March 13, 2019
Ultrasonic cleaning is an excellent solution to many cleaning applications. The ultrasonic process removes contaminants from a variety of parts and works without strong, aggressive chemicals. It is compact, needing only a tank slightly larger than the parts to be cleaned, and it works more rapidly than other cleaning methods. Ultrasonic cleaning is completely safe for workers and inexpensive to operate. When correctly matched to the cleaning application, the systems are simple to configure and easy to operate.
Why Frequency is Important
While the ultrasonic cleaning process is a simple one, selecting the right operating frequency is important for avoiding damage to the parts to be cleaned and for rapid and complete removal of contaminants. An ultrasonic cleaning generator produces the frequency for the system. When the ultrasonic waves pass through the cleaning solution, they produce tiny cavitation bubbles that form and collapse constantly. When they collapse, they produce a powerful jet that dislodges foreign matter from the surface of the parts to be cleaned. The jets result in a continuous scrubbing action that cleans the part surfaces.
The frequency used for the cleaning application is produced by the ultrasonic generator. Low frequencies produce larger bubbles, stronger jets and a powerful cleaning action. Higher frequencies generate smaller bubbles and gentler cleaning. The choice of the generator and the frequency depends on the type of cleaning needed and the type of parts to be cleaned. Powerful cleaning from low frequencies removes dirt quickly but may damage fragile components by pitting or roughening the part surface. Gentle cleaning from high frequencies won’t damage the parts but may not remove tough grime. Choosing the right ultrasonic generator strikes a balance between cleaning power and the possibility of part damage.
Which Frequency to Choose?
Available frequencies range from about 25 kHz to the megahertz range but commonly used industrial frequencies are around 25 kHz, 40 kHz, 80 kHz and 130 – 160 kHz. The exact frequencies may differ slightly but below are the common uses for these four frequencies:
- 25 kHz – the lowest ultrasonic frequency used is for removing heavy contamination from parts with very hard surfaces. Fragile parts could be damaged and soft surfaces could suffer pitting. A typical use is to clean engine parts such as valves or other steel components that have heavy deposits of grease or carbon.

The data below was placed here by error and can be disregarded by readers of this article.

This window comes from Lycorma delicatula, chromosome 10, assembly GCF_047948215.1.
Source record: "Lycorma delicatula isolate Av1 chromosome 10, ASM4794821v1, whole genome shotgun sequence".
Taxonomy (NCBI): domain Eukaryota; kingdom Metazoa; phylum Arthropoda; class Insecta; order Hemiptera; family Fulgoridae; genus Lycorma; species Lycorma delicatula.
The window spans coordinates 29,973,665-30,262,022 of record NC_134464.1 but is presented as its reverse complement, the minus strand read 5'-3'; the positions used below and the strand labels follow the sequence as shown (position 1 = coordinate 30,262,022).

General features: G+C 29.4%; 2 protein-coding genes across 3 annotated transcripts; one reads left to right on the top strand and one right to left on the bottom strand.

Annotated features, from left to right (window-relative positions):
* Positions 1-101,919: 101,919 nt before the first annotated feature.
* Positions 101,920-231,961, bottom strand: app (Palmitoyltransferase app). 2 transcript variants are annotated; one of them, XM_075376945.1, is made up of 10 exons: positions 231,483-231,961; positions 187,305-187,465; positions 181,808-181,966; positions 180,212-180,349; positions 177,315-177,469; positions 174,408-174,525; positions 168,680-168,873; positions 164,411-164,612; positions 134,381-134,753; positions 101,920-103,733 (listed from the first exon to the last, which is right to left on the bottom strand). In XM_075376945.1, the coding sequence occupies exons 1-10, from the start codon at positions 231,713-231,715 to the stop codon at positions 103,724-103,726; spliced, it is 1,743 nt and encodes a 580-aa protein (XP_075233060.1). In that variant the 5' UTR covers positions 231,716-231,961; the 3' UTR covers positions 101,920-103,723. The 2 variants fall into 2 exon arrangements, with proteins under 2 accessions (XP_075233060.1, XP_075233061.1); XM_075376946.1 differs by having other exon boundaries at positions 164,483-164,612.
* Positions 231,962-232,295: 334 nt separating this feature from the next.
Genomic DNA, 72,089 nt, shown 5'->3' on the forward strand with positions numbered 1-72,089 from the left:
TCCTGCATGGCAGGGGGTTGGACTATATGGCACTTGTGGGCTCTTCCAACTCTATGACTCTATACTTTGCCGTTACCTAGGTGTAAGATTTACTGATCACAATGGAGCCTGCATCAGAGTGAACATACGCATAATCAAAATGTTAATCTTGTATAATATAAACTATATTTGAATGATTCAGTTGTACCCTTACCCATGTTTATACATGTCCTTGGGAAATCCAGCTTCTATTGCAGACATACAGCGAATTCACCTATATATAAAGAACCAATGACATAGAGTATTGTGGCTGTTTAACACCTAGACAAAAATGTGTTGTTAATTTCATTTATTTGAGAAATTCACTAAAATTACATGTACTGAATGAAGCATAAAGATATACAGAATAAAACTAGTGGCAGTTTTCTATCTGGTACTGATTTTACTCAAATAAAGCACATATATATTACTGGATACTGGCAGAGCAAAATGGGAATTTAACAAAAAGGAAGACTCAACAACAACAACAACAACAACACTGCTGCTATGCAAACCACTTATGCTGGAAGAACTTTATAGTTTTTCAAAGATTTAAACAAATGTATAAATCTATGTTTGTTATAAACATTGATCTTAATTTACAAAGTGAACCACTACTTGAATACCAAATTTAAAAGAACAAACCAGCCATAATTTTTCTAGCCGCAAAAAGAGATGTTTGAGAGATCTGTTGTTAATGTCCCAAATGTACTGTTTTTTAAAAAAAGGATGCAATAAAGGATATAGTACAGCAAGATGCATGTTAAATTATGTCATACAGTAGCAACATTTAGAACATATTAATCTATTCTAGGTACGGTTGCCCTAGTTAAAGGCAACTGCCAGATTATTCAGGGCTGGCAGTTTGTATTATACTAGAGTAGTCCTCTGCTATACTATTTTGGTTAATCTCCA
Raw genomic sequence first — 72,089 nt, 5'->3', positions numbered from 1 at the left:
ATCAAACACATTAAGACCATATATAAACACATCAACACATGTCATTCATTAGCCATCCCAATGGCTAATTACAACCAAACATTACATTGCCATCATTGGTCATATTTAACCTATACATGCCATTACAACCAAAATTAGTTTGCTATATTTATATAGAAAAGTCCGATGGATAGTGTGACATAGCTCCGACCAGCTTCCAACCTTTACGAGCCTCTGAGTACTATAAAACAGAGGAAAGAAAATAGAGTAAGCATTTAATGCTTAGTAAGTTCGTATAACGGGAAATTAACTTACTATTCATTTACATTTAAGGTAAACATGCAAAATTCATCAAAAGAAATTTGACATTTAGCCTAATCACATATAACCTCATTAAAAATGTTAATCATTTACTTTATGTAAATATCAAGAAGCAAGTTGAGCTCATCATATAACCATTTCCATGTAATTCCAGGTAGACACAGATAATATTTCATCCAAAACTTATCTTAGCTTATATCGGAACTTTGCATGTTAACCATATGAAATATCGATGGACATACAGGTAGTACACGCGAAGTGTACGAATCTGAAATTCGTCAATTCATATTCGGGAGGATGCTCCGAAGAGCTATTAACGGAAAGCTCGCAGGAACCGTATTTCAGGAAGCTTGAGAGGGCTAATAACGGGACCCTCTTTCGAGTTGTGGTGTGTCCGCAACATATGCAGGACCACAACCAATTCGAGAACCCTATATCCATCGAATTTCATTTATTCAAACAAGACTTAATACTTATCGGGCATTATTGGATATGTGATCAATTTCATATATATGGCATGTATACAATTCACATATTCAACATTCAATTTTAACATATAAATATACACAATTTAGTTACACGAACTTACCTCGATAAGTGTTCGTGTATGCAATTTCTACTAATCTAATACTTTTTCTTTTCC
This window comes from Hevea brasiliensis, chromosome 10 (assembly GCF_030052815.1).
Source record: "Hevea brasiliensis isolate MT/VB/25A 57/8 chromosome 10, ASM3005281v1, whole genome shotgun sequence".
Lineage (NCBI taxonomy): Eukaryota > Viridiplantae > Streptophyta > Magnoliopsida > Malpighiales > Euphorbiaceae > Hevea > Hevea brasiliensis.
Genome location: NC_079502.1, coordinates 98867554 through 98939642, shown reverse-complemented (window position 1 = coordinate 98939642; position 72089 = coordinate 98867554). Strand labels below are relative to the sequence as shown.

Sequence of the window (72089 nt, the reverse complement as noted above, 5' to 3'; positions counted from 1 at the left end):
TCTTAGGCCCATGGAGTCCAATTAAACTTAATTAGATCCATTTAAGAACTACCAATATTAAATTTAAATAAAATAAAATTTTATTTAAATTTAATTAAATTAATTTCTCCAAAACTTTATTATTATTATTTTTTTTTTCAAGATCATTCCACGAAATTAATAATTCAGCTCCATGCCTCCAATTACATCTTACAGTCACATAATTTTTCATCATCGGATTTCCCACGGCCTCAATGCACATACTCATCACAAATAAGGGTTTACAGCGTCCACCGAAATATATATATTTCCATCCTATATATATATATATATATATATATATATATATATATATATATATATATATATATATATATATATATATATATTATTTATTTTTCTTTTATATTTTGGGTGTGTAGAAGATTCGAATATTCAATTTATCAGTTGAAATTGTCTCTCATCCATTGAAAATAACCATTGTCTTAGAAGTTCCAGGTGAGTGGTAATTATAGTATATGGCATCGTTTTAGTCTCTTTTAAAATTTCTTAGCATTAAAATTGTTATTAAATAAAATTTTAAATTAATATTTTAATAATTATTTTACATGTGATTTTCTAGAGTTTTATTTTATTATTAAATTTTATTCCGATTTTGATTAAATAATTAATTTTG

- 40 kHz – this intermediate frequency is suitable for many common cleaning applications because its bubbles are smaller and clean less roughly than the lowest frequency. Despite the reduced bubble size, cleaning is still intense enough to remove almost all contaminants. Typical applications are the cleaning of glass, jewelry and machined parts.
- 80 kHz – this higher frequency is used for more delicate parts and parts that have a fragile surface finish. The cleaning action is gentle enough to avoid pitting or roughening of smooth surfaces but still removes moderate amounts of dirt. Typical applications are hard disc drives, LCDs and aluminum parts.
- 130-160 kHz – the highest ultrasonic frequencies are used for very fragile parts or parts with soft surfaces. The cleaning action is light but effective while avoiding damage to components. Typical applications include electronic components, semiconductors and delicate medical instruments.
Kaijo provides expert help and free consultation for the selection of an ultrasonic cleaning generator with the right frequency and for the configuration of complete ultrasonic systems. The company has extensive experience in ultrasonic technology and Kaijo can recommend the right system for a customer’s specific application. Once an appropriate cleaning system is chosen, Kaijo can propose components from their extensive product line of ultrasonic cleaners to assemble a complete ultrasonic system.